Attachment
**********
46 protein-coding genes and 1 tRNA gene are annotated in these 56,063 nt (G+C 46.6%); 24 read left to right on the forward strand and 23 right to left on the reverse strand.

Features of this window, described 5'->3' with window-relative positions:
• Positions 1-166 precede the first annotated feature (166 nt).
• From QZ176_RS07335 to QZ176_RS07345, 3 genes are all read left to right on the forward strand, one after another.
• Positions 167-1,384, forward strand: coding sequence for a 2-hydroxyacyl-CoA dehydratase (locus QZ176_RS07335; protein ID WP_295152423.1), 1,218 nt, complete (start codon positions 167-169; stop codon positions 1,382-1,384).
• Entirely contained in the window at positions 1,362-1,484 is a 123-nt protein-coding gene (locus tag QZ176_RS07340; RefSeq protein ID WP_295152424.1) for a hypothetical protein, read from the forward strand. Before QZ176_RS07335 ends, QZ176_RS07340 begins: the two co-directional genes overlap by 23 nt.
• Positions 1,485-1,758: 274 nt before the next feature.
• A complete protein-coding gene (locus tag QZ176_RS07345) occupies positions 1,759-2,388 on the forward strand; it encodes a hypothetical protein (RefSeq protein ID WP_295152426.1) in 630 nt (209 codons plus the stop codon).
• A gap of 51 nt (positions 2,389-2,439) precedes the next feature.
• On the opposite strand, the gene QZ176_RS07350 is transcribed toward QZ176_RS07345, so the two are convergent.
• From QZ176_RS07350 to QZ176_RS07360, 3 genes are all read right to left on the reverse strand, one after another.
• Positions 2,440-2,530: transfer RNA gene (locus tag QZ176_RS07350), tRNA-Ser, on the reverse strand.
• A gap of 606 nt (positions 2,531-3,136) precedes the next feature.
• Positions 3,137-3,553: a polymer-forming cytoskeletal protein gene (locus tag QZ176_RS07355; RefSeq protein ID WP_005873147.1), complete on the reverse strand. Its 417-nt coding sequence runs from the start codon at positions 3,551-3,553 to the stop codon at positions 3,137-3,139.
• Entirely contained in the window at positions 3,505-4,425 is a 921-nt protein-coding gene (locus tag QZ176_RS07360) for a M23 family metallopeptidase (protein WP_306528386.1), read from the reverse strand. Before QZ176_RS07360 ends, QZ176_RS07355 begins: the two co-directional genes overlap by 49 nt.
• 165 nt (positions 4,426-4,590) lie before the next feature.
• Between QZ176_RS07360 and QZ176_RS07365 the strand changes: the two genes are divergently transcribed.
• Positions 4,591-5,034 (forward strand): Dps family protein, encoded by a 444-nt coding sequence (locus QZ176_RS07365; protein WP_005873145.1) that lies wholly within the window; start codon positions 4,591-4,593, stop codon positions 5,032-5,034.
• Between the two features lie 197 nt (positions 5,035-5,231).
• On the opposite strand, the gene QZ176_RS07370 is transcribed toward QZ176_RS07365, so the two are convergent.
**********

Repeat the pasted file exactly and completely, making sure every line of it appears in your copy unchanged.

46 protein-coding genes and 1 tRNA gene are annotated in these 56,063 nt (G+C 46.6%); 24 read left to right on the forward strand and 23 right to left on the reverse strand.

Features of this window, described 5'->3' with window-relative positions:
• Positions 1-166 precede the first annotated feature (166 nt).
• From QZ176_RS07335 to QZ176_RS07345, 3 genes are all read left to right on the forward strand, one after another.
• Positions 167-1,384, forward strand: coding sequence for a 2-hydroxyacyl-CoA dehydratase (locus QZ176_RS07335; protein ID WP_295152423.1), 1,218 nt, complete (start codon positions 167-169; stop codon positions 1,382-1,384).
• Entirely contained in the window at positions 1,362-1,484 is a 123-nt protein-coding gene (locus tag QZ176_RS07340; RefSeq protein ID WP_295152424.1) for a hypothetical protein, read from the forward strand. Before QZ176_RS07335 ends, QZ176_RS07340 begins: the two co-directional genes overlap by 23 nt.
• Positions 1,485-1,758: 274 nt before the next feature.
• A complete protein-coding gene (locus tag QZ176_RS07345) occupies positions 1,759-2,388 on the forward strand; it encodes a hypothetical protein (RefSeq protein ID WP_295152426.1) in 630 nt (209 codons plus the stop codon).
• A gap of 51 nt (positions 2,389-2,439) precedes the next feature.
• On the opposite strand, the gene QZ176_RS07350 is transcribed toward QZ176_RS07345, so the two are convergent.
• From QZ176_RS07350 to QZ176_RS07360, 3 genes are all read right to left on the reverse strand, one after another.
• Positions 2,440-2,530: transfer RNA gene (locus tag QZ176_RS07350), tRNA-Ser, on the reverse strand.
• A gap of 606 nt (positions 2,531-3,136) precedes the next feature.
• Positions 3,137-3,553: a polymer-forming cytoskeletal protein gene (locus tag QZ176_RS07355; RefSeq protein ID WP_005873147.1), complete on the reverse strand. Its 417-nt coding sequence runs from the start codon at positions 3,551-3,553 to the stop codon at positions 3,137-3,139.
• Entirely contained in the window at positions 3,505-4,425 is a 921-nt protein-coding gene (locus tag QZ176_RS07360) for a M23 family metallopeptidase (protein WP_306528386.1), read from the reverse strand. Before QZ176_RS07360 ends, QZ176_RS07355 begins: the two co-directional genes overlap by 49 nt.
• 165 nt (positions 4,426-4,590) lie before the next feature.
• Between QZ176_RS07360 and QZ176_RS07365 the strand changes: the two genes are divergently transcribed.
• Positions 4,591-5,034 (forward strand): Dps family protein, encoded by a 444-nt coding sequence (locus QZ176_RS07365; protein WP_005873145.1) that lies wholly within the window; start codon positions 4,591-4,593, stop codon positions 5,032-5,034.
• Between the two features lie 197 nt (positions 5,035-5,231).
• On the opposite strand, the gene QZ176_RS07370 is transcribed toward QZ176_RS07365, so the two are convergent.